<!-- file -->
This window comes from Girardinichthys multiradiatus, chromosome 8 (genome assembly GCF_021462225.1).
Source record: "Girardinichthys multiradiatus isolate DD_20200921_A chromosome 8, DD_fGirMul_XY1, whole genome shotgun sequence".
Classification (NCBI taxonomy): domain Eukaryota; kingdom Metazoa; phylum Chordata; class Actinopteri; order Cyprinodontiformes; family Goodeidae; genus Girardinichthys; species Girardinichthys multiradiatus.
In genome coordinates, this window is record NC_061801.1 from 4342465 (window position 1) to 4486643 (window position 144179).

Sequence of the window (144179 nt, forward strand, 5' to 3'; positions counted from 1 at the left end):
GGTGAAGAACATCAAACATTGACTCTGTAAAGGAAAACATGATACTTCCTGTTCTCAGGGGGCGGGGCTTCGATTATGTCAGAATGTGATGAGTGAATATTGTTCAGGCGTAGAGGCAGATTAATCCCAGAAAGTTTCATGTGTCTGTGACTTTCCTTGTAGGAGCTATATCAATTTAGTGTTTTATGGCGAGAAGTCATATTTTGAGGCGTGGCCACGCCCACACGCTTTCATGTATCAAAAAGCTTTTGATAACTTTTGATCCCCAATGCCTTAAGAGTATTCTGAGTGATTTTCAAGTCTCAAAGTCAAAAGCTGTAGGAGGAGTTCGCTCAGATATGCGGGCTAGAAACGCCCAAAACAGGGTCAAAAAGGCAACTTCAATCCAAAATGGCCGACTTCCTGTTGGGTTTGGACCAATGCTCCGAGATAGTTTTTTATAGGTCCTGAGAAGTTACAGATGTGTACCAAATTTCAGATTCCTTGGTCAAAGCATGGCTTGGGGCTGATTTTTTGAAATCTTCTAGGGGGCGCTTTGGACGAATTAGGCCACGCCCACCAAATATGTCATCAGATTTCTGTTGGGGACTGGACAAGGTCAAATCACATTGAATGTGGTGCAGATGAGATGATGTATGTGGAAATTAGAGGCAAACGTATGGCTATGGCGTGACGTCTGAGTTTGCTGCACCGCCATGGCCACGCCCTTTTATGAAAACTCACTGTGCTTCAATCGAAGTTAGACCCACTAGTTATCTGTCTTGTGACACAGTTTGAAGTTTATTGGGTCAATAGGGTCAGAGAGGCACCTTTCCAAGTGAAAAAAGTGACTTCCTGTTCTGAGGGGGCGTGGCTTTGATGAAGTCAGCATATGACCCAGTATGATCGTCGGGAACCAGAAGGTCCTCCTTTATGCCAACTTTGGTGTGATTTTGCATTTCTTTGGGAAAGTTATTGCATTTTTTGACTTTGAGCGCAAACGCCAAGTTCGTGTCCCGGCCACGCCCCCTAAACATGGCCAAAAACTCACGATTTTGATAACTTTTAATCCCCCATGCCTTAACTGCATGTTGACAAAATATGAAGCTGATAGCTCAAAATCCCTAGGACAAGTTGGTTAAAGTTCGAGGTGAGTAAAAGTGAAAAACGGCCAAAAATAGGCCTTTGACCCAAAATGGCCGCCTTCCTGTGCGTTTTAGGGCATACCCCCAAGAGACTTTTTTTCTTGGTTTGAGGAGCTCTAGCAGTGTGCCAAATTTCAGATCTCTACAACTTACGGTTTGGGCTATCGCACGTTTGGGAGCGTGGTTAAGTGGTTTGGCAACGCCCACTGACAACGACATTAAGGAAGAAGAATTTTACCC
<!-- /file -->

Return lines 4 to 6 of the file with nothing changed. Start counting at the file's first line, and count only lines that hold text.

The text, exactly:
In genome coordinates, this window is record NC_061801.1 from 4342465 (window position 1) to 4486643 (window position 144179).

Sequence of the window (144179 nt, forward strand, 5' to 3'; positions counted from 1 at the left end):
GGTGAAGAACATCAAACATTGACTCTGTAAAGGAAAACATGATACTTCCTGTTCTCAGGGGGCGGGGCTTCGATTATGTCAGAATGTGATGAGTGAATATTGTTCAGGCGTAGAGGCAGATTAATCCCAGAAAGTTTCATGTGTCTGTGACTTTCCTTGTAGGAGCTATATCAATTTAGTGTTTTATGGCGAGAAGTCATATTTTGAGGCGTGGCCACGCCCACACGCTTTCATGTATCAAAAAGCTTTTGATAACTTTTGATCCCCAATGCCTTAAGAGTATTCTGAGTGATTTTCAAGTCTCAAAGTCAAAAGCTGTAGGAGGAGTTCGCTCAGATATGCGGGCTAGAAACGCCCAAAACAGGGTCAAAAAGGCAACTTCAATCCAAAATGGCCGACTTCCTGTTGGGTTTGGACCAATGCTCCGAGATAGTTTTTTATAGGTCCTGAGAAGTTACAGATGTGTACCAAATTTCAGATTCCTTGGTCAAAGCATGGCTTGGGGCTGATTTTTTGAAATCTTCTAGGGGGCGCTTTGGACGAATTAGGCCACGCCCACCAAATATGTCATCAGATTTCTGTTGGGGACTGGACAAGGTCAAATCACATTGAATGTGGTGCAGATGAGATGATGTATGTGGAAATTAGAGGCAAACGTATGGCTATGGCGTGACGTCTGAGTTTGCTGCACCGCCATGGCCACGCCCTTTTATGAAAACTCACTGTGCTTCAATCGAAGTTAGACCCACTAGTTATCTGTCTTGTGACACAGTTTGAAGTTTATTGGGTCAATAGGGTCAGAGAGGCACCTTTCCAAGTGAAAAAAGTGACTTCCTGTTCTGAGGGGGCGTGGCTTTGATGAAGTCAGCATATGACCCAGTATGATCGTCGGGAACCAGAAGGTCCTCCTTTATGCCAACTTTGGTGTGATTTTGCATTTCTTTGGGAAAGTTATTGCATTTTTTGACTTTGAGCGCAAACGCCAAGTTCGTGTCCCGGCCACGCCCCCTAAACATGGCCAAAAACTCACGATTTTGATAACTTTTAATCCCCCATGCCTTAACTGCATGTTGACAAAATATGAAGCTGATAGCTCAAAATCCCTAGGACAAGTTGGTTAAAGTTCGAGGTGAGTAAAAGTGAAAAACGGCCAAAAATAGGCCTTTGACCCAAAATGGCCGCCTTCCTGTGCGTTTTAGGGCATACCCCCAAGAGACTTTTTTTCTTGGTTTGAGGAGCTCTAGCAGTGTGCCAAATTTCAGATCTCTACAACTTACGGTTTGGGCTATCGCACGTTTGGGAGCGTGGTTAAGTGGTTTGGCAACGCCCACTGACAACGACATTAAGGAAGAAGAATTTTACCC